Bush's New Neighborhood Barred Non-Whites Until 2000





Until 2000, the neighborhood association's covenant said only white people were allowed to live there, though an exception was made for servants.

As was reported this week, George Bush has bought a new house in a wealthy part of Dallas, called Preston Hollow, to live in after he leaves office. Preston Hollow homeowners are used to having well-known neighbors; the area is already home to Dallas Mavericks' owner Marc Cuban and former presidential candidate Ross Perot. And while many of the Bushes' new neighbors seem perfectly happy and excited to welcome the former first couple, a few of them, reports the Wall Street Journal, have some significant reservations:

"The impending presence of a former President is ratcheting up security fears. 'I am afraid with all the negative press the president has been getting, the whole neighborhood is going to be a target,' said a woman, who wouldn't give her name. She carried her King Charles spaniel Friday past the Bushes' new abode."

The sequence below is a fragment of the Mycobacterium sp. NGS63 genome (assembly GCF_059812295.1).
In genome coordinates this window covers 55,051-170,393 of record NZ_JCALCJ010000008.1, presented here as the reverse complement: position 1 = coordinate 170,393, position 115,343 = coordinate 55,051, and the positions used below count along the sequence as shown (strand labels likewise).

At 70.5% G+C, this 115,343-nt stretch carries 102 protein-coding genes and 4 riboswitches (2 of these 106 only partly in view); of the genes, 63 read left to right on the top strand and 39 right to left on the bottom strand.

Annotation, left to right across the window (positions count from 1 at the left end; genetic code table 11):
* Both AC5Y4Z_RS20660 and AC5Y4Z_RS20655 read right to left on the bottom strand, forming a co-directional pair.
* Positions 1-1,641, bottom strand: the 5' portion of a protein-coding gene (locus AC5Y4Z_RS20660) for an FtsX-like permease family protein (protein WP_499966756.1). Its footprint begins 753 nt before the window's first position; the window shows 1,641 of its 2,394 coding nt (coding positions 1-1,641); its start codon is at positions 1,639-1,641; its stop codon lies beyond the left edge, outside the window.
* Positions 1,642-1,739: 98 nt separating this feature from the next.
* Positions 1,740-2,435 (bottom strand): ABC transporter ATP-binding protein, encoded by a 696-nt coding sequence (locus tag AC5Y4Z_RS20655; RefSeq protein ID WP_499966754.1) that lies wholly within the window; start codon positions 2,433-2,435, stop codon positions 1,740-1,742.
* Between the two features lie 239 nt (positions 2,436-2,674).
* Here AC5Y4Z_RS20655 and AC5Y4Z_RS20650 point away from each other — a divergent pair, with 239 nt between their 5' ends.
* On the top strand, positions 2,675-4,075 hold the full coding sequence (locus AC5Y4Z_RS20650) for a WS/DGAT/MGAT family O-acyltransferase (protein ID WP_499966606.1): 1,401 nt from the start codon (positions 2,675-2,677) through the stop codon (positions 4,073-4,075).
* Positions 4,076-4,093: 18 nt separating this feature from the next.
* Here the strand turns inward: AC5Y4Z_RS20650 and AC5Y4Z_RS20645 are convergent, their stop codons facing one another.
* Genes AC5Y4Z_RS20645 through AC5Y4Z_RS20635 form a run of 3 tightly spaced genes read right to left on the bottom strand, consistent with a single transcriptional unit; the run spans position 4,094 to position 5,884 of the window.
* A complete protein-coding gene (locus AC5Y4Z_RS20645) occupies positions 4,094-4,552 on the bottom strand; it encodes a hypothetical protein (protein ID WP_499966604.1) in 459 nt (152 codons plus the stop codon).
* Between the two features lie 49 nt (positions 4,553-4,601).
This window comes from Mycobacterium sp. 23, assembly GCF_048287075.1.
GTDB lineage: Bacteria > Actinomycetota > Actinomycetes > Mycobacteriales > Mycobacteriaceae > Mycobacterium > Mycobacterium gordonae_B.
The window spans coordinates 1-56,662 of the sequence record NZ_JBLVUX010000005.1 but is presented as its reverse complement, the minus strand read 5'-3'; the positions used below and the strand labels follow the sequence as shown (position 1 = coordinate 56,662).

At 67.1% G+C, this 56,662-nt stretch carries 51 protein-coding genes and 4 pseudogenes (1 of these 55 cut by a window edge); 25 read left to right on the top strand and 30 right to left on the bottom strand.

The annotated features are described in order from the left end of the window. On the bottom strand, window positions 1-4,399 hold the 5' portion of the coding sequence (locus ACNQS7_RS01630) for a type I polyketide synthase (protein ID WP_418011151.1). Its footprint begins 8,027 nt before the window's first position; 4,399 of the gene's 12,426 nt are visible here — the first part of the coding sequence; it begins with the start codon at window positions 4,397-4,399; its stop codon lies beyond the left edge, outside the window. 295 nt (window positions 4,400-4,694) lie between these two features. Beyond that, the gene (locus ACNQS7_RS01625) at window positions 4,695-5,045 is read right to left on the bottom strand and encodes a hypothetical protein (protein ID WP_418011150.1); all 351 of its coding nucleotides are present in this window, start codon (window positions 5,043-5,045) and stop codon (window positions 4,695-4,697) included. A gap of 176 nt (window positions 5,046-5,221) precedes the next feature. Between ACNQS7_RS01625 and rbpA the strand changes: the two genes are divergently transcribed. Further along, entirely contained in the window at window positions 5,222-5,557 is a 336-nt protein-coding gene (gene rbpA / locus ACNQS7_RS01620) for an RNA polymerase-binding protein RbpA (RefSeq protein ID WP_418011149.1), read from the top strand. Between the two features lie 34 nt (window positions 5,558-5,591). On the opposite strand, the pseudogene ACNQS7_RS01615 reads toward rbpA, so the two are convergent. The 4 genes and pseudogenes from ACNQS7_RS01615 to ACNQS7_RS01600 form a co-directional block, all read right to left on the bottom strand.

But Raw Story reports that the area had some issues long before Bush made it his new home.

Until 2000, the neighborhood association's covenant said only white people were allowed to live there, though an exception was made for servants. The document, enacted in 1956, reads:

"Said property shall be used and occupied by white persons only except these covenants shall not prevent occupancy by domestic servants of different race or nationality in the employ of a tenant."




comments powered by Disqus
History News Network